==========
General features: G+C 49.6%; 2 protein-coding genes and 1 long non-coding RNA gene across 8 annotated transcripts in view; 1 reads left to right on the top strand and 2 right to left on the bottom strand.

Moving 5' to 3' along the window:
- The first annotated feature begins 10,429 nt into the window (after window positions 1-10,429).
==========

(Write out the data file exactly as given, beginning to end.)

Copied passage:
General features: G+C 49.6%; 2 protein-coding genes and 1 long non-coding RNA gene across 8 annotated transcripts in view; 1 reads left to right on the top strand and 2 right to left on the bottom strand.

Moving 5' to 3' along the window:
- The first annotated feature begins 10,429 nt into the window (after window positions 1-10,429).